Basic income is going to reach mainstream politics.
This is an extremely complex issue.
UBI is not in itself any sort of long term stable solution, and it may be an effective part of a transition strategy from scarcity based thinking to abundance based thinking.
And there are real issues. Giving a drug addict $1500 at one time is probably a death sentence. Putting $18 in their account every 8 hours would probably be survivable. Specifics and contexts matter.
I have been writing about UBI and its many complexities for a long time – one example:
A search on that site will bring up lots of others.
Markets worked reasonably well when most things were genuinely scarce. Now that fully automated systems are making new classes of goods and services potentially universally available at an exponentially increasing rate – markets, with their scarcity generated measurement of value in exchange, fail to deliver sufficiently accurate information for them to perform many of the very complex and necessary functions that they performed in the past – like distributed information processing, distributed governance, distributed trust networks, distributed risk management, etc.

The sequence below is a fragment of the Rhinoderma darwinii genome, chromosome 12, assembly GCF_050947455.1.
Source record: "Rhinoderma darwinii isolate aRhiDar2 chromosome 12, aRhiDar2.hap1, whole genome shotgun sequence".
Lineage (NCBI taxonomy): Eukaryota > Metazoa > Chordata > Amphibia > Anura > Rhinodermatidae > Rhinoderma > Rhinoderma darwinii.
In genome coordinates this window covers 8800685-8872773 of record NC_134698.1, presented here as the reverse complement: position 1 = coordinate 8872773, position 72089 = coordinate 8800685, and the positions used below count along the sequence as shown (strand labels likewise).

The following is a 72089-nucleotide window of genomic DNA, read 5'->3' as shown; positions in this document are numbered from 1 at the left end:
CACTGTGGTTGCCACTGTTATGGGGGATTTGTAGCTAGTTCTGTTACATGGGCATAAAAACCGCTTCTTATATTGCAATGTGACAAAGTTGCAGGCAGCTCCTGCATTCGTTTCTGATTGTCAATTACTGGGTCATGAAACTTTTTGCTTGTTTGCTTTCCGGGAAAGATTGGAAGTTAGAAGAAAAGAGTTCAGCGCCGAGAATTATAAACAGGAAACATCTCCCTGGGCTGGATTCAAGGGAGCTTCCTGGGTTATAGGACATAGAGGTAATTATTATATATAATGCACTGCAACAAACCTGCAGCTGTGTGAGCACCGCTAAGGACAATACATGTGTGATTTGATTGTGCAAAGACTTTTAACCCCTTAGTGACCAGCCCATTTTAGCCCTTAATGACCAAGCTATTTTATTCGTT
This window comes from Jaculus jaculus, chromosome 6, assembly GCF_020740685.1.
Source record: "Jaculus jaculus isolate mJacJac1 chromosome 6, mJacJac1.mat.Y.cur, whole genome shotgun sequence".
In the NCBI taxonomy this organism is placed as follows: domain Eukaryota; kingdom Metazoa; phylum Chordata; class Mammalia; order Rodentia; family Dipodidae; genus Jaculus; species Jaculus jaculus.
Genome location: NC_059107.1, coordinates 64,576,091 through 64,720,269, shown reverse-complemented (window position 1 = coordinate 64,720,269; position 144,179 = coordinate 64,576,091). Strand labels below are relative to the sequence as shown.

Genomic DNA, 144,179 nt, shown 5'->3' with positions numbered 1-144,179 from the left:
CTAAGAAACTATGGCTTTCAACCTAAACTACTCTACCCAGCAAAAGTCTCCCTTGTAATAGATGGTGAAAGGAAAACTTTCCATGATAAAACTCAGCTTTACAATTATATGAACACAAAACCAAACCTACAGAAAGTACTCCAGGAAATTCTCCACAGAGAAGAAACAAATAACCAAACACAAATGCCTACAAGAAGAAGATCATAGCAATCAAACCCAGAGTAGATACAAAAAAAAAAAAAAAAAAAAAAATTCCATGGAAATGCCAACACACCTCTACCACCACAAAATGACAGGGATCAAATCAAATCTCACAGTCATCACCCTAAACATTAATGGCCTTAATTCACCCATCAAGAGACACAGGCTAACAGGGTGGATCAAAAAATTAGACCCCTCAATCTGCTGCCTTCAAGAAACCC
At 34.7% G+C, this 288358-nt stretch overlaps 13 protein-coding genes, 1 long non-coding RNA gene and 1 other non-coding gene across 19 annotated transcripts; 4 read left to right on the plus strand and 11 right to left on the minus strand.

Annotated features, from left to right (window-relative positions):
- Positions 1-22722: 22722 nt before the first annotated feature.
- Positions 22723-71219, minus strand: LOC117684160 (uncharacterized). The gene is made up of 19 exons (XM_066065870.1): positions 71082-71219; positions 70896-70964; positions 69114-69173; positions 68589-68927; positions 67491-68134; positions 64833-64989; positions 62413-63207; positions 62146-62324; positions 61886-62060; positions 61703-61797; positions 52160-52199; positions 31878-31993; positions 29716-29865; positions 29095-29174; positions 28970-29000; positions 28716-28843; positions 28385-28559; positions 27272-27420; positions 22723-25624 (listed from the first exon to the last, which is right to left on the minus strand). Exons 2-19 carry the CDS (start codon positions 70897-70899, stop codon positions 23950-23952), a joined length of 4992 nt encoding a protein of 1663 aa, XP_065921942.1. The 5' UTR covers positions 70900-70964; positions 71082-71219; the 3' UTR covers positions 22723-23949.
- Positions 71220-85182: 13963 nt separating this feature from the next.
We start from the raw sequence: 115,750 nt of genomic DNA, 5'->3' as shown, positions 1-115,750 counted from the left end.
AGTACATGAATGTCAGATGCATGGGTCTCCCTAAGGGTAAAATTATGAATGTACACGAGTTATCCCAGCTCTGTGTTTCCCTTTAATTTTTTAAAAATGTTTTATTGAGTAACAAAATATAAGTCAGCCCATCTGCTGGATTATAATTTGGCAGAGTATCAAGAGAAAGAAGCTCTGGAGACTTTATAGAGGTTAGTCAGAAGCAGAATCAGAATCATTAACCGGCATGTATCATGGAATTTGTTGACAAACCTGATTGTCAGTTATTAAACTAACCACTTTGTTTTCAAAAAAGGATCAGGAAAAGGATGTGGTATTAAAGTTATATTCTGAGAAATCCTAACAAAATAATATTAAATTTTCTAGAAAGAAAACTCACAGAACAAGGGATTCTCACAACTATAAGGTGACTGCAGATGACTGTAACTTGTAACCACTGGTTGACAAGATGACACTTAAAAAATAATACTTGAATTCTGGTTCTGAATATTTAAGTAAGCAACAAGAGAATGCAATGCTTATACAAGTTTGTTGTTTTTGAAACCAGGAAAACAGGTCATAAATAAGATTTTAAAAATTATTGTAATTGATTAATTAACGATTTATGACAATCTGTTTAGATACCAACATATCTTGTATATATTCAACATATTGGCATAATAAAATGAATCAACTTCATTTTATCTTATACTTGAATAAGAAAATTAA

We need new mechanisms to deliver those vital functions, and we need to distribute sufficient material resources and freedom to everyone that a sense of justice is present universally. And freedom must acknowledge the necessary boundaries required to sustain the sorts of complexity present in us and the natural environment, and thus comes with responsibilities. One cannot separate freedom from responsibility without instantiating existential level risk (not at any level).
So I am a yes to UBI, but not to it being any sort of long term panacea, just to it being a useful transition strategy in the short to medium term, as we move beyond the existing systems.